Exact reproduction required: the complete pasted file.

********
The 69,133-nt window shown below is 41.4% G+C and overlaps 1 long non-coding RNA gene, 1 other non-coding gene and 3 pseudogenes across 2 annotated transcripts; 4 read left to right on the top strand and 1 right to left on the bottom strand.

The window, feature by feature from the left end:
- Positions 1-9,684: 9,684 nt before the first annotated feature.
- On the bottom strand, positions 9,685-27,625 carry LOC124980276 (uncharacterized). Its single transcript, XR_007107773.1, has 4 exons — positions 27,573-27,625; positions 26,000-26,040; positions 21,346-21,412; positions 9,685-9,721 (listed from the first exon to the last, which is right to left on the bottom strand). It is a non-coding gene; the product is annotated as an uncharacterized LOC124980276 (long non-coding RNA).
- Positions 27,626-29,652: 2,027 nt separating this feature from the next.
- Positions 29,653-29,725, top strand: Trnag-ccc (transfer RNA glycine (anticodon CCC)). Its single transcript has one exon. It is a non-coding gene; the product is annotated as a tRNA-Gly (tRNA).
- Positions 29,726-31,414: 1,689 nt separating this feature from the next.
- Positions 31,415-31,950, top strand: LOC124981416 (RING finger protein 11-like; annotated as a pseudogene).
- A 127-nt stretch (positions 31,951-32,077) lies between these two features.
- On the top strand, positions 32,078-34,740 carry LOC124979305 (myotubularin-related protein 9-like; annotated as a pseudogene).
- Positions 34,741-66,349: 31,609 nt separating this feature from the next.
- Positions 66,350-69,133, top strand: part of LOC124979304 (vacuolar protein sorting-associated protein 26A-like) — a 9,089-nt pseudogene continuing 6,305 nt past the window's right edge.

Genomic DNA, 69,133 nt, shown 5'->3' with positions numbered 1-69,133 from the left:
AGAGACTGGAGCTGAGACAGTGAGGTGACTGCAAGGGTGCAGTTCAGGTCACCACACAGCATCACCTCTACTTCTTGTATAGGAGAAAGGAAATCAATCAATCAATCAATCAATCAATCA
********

The 69,133-nt window shown below is 41.4% G+C and overlaps 1 long non-coding RNA gene, 1 other non-coding gene and 3 pseudogenes across 2 annotated transcripts; 4 read left to right on the top strand and 1 right to left on the bottom strand.

The window, feature by feature from the left end:
- Positions 1-9,684: 9,684 nt before the first annotated feature.
- On the bottom strand, positions 9,685-27,625 carry LOC124980276 (uncharacterized). Its single transcript, XR_007107773.1, has 4 exons — positions 27,573-27,625; positions 26,000-26,040; positions 21,346-21,412; positions 9,685-9,721 (listed from the first exon to the last, which is right to left on the bottom strand). It is a non-coding gene; the product is annotated as an uncharacterized LOC124980276 (long non-coding RNA).
- Positions 27,626-29,652: 2,027 nt separating this feature from the next.
- Positions 29,653-29,725, top strand: Trnag-ccc (transfer RNA glycine (anticodon CCC)). Its single transcript has one exon. It is a non-coding gene; the product is annotated as a tRNA-Gly (tRNA).
- Positions 29,726-31,414: 1,689 nt separating this feature from the next.
- Positions 31,415-31,950, top strand: LOC124981416 (RING finger protein 11-like; annotated as a pseudogene).
- A 127-nt stretch (positions 31,951-32,077) lies between these two features.
- On the top strand, positions 32,078-34,740 carry LOC124979305 (myotubularin-related protein 9-like; annotated as a pseudogene).
- Positions 34,741-66,349: 31,609 nt separating this feature from the next.
- Positions 66,350-69,133, top strand: part of LOC124979304 (vacuolar protein sorting-associated protein 26A-like) — a 9,089-nt pseudogene continuing 6,305 nt past the window's right edge.

Genomic DNA, 69,133 nt, shown 5'->3' with positions numbered 1-69,133 from the left:
AGAGACTGGAGCTGAGACAGTGAGGTGACTGCAAGGGTGCAGTTCAGGTCACCACACAGCATCACCTCTACTTCTTGTATAGGAGAAAGGAAATCAATCAATCAATCAATCAATCAATCA